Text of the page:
Corker trying, again, to set up congressional block to Trump tariffs

Republican Sen. Bob Corker is making a new push to allow Congress to block President Donald Trump’s tariffs on U.S. allies, though GOP leaders may stop it in its tracks once again, reports Politico.

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Angry Corker blames tariff amendment rejection on Republicans afraid to ‘poke the bear’ (President Trump)

Sen. Bob Corker chastised his fellow Republicans on Tuesday for failing to allow a vote on his proposal giving Congress the chance to accept or reject tariffs imposed by the president, reports USA Today.

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Black has missed 36 percent of U.S. House votes this year while campaigning for governor

As Diane Black runs for the Republican gubernatorial nomination, she has missed more than a third of floor votes in the U.S. House of Representatives this year, reports The Tennessean. That’s far more than the rest of the Tennessee congressional delegation and more than seven of the eight other congressmen running for governor in other states.

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Roe balks at backing Trump administration move to eliminate mandated health insurance coverage of pre-existing conditions

Many Republican congressmen – including at least one member of the Tennessee delegation — are unhappy that the Trump administration has moved to eliminate a provision in the Obamacare law that assures health insurance coverage for those with pre-existing conditions, reports Politico.

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Corker spurns Trump request; files bipartisan tariffs legislation with Alexander as co-sponsor

Sen. Bob Corker introduced a bipartisan bill Wednesday that would give Congress new authority to check the president’s trade moves, going forward with the legislation despite a personal appeal from President Trump to back off, reports the Washington Post.

Corker’s bill would require congressional approval when the president enacts tariffs under the auspices of national security, as Trump did last week in imposing levies on aluminum and steel imports from Canada, Mexico and the European Union.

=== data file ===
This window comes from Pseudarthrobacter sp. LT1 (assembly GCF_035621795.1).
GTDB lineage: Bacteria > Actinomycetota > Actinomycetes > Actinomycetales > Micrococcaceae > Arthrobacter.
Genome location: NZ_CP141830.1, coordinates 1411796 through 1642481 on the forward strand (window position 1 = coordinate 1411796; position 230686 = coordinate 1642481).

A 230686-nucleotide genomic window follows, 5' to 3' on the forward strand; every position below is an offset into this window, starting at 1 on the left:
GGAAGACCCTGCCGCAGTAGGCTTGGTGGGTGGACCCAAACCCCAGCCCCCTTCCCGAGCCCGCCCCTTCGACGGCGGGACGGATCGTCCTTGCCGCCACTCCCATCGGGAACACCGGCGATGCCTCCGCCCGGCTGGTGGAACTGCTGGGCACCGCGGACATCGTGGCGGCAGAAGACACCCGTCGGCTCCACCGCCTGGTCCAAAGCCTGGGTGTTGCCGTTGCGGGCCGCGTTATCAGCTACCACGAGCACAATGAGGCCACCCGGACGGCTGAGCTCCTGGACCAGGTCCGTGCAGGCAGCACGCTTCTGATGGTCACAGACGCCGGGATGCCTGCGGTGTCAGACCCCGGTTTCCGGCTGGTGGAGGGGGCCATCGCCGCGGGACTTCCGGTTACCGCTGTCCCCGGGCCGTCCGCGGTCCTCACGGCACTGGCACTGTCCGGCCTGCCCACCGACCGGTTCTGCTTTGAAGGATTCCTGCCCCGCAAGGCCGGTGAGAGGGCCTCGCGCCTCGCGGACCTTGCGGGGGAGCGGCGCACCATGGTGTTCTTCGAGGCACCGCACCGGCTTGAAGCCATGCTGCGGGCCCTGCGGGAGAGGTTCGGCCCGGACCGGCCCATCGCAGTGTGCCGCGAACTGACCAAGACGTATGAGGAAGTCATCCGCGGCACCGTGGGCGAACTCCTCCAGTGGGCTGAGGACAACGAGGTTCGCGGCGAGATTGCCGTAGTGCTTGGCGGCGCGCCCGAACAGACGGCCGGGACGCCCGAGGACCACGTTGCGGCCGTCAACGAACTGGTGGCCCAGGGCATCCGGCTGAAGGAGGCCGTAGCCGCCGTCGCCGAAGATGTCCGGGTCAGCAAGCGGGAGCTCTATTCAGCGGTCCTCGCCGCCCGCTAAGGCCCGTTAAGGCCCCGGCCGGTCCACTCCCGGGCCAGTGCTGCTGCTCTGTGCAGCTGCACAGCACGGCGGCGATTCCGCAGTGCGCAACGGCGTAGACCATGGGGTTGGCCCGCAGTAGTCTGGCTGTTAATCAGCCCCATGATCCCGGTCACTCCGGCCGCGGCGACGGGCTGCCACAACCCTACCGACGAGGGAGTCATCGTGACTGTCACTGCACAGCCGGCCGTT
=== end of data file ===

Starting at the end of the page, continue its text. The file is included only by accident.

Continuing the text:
The legislation, which Corker released with a total of nine Democratic and Republican co-sponsors, is the most forceful congressional response to date to Trump’s protectionist trade agenda. For the first time, at least some Republicans are uniting behind a concrete plan to force the president to change course on trade, after months of pleas and appeals achieved little.

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Corker’s push for tariff legislation reported picking up steam

U.S. Sen. Bob Corker outlined his proposal to give Congress authority to block tariffs during a meeting with fellow Republican senators Tuesday and Senate Majority Leader Mitch McConnell said he may allow a vote on it, reports Politico.

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Alexander joins Cruz in seeking an agenda for Republican U.S. senators

Under the headline “GOP senators need an agenda — so they’re doing a poll,” Politico reports Tennessee Sen. Lamar Alexander and Texas Sen. Ted have been quietly circulating an unusual “survey” of their colleagues in recent weeks asking about their level of support for dozens of legislative proposals, some of them highly controversial.

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Black bill proposes crowdfunding to help pay for border wall with Mexico

U.S. Rep. Diane Black, who is stressing her opposition to illegal immigration in campaigning for governor, has proposed in Congress to use crowdfunding to help pay for the border wall proposed by President Donald Trump, reports Fox News. She has also issued a press release on the “Border Wall Trust Fund Act.”